Many Seniors With Heart Failure Take 10-plus Meds

By Cara Roberts Murez

HealthDay reporter

TUESDAY, October 13, 2020 (HealthDay News) – When older people hospitalized with heart failure are discharged home, they are often given 10 medications to take for a variety of conditions. But is this practice of “polypharmacy” necessary or does it only weigh heavily on already fragile patients?

It’s not so much a question of the quantity of drugs, but whether the drugs patients are taking are the right ones for them, said lead author of the study, Dr. Parag Goyal, a geriatric cardiologist at New York. Presbyterian in New York.

“It’s not just that we don’t start the right drugs, there may be situations where we don’t stop the wrong drugs as well,” Goyal said. “I think we need to look at the medications that older people with heart failure take in a more holistic way.”

For the study, Goyal’s team looked at the medical records of 558 adults aged 65 and older hospitalized in the United States between 2003 and 2014.

At admission, 84% of patients were taking five or more medications and 42% were taking 10 or more. On discharge, this number had increased to 95% of patients who prescribed five or more drugs and 55% who took 10 or more. Most of the medications prescribed were not intended for patients’ heart failure or heart problems, the researchers said.

A greater drug load increases the risk of adverse drug reactions, which could lead to patients ending up in hospital, Goyal explained. It may also require more work for the patient, which can impact the quality of life.

“It’s a big challenge,” Goyal said. “How exactly do you reconcile the fact that a lot of these drugs are meant to prevent events and help patients feel better with the concept that as the number of drugs increases you could be negatively affecting these settings? “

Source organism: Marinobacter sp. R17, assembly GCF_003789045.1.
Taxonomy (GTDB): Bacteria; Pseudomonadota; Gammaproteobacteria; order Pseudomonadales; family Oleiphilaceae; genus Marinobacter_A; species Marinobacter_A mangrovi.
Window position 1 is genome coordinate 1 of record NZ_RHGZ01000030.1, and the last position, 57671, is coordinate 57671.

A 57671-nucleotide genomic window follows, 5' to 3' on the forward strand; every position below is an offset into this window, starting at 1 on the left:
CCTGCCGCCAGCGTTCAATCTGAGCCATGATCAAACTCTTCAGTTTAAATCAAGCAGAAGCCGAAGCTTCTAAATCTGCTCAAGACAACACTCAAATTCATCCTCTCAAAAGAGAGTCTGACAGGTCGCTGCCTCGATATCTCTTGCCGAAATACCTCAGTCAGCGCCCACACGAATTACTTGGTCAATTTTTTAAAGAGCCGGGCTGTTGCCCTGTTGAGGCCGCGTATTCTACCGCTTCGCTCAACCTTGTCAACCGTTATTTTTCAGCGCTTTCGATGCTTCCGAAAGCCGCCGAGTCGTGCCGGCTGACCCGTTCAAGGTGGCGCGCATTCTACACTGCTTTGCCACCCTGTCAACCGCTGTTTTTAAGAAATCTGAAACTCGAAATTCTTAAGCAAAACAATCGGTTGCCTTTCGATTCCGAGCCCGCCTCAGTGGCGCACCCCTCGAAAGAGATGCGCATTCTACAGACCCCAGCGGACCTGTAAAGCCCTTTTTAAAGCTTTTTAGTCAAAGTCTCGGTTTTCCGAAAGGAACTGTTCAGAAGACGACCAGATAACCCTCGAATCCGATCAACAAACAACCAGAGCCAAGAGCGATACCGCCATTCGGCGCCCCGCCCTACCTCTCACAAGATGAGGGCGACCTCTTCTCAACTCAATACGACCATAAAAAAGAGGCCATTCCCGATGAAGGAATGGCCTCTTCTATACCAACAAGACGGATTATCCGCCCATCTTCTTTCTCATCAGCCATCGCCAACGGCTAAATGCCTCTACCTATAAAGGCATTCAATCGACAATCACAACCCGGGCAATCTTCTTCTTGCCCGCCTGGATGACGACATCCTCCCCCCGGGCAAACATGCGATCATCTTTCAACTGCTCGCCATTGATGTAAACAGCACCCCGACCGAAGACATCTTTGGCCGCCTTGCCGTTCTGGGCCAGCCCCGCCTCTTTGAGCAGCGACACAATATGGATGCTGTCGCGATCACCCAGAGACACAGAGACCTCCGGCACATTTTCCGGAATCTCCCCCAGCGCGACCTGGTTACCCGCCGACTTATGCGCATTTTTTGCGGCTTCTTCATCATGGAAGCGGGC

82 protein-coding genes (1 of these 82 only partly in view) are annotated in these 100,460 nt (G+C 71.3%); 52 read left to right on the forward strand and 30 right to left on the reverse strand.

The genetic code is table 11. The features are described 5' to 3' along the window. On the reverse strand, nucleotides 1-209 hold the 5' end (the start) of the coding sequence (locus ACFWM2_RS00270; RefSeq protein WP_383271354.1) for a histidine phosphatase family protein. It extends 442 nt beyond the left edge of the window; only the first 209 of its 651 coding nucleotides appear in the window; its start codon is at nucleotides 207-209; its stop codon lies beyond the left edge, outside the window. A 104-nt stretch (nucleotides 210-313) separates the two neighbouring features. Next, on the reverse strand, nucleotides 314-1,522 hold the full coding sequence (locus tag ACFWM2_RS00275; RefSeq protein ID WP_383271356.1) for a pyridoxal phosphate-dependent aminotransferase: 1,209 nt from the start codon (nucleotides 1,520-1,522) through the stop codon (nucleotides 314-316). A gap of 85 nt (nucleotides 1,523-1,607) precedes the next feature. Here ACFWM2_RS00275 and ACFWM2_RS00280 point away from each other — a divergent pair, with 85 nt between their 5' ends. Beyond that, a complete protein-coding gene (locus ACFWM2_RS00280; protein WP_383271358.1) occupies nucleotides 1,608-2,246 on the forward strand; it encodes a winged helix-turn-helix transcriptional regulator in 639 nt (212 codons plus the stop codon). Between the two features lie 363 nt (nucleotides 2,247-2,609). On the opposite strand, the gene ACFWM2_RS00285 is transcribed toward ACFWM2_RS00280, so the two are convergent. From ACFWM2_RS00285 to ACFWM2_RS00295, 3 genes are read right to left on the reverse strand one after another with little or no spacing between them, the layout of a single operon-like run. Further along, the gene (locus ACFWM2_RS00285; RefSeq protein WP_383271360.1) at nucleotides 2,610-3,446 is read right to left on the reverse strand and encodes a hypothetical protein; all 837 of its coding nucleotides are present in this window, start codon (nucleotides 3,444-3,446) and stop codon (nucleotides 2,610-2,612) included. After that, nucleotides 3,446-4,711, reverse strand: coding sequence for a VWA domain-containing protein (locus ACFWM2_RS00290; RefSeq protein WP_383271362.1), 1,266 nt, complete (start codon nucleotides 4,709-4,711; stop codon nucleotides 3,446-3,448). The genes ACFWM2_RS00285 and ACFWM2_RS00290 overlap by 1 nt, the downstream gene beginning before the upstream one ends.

The study found that about 90% of older people with heart failure have at least three other health problems. Over 60% have at least five other conditions.


The results were published online on October 13 in the journal Circulation: heart failure.

The researchers concluded that there was a need to develop strategies to mitigate the negative effects of polypharmacy. Among the drugs that can be overused are proton pump inhibitors, which reduce stomach acid. There are a host of drugs that patients have been taking for years that could be considered, Goyal noted.

However, the study suggests that the benefits of the drugs may outweigh the risks of polypharmacy for people with certain conditions, including chronic obstructive pulmonary disease (COPD) and diabetes.

Some drugs are already versatile, including one that treats diabetes and heart failure, said Dr. Gregg Fonarow, chief of the cardiology division at the University of California, Los Angeles.

“This does not mean that there are not certain drugs that are not needed and could be reduced or consolidated, but that for patients with heart failure who have a number of other co-morbid conditions, a certain many drugs have been proven in randomized trials., proven in clinical efficacy studies – including in patients over 65 – where the more patients are on treatment, the better the clinical results ” Fonarow added.

Common conditions in patients with heart failure include diabetes, COPD and atrial fibrillation (an irregular heartbeat), said Fonarow, who was not involved in the new study.

“These patients suffer from many other comorbid conditions which, if left untreated, put them at risk of complications,” he added.

The American Heart Association defines heart failure as “a chronic, progressive disease in which the heart muscle is unable to pump enough blood to meet the body’s needs for blood and oxygen.”

About 6 million Americans suffer from heart failure. It’s one of the most common reasons people aged 65 and over are hospitalized, Fonarow said, and it has a high death rate.

Goyal noted that a patient’s doctors – from primary care physicians to specialists – should take the time to review the patient’s medications to determine if they are still needed.

Goyal said he would develop a shared decision-making approach to optimize medication for older people with heart failure, a five-year project recently funded by the US National Institutes of Health.


“I think it’s important to reconsider and regularly review medications to make sure that a medication that has been previously prescribed is still the right medication,” Goyal said.

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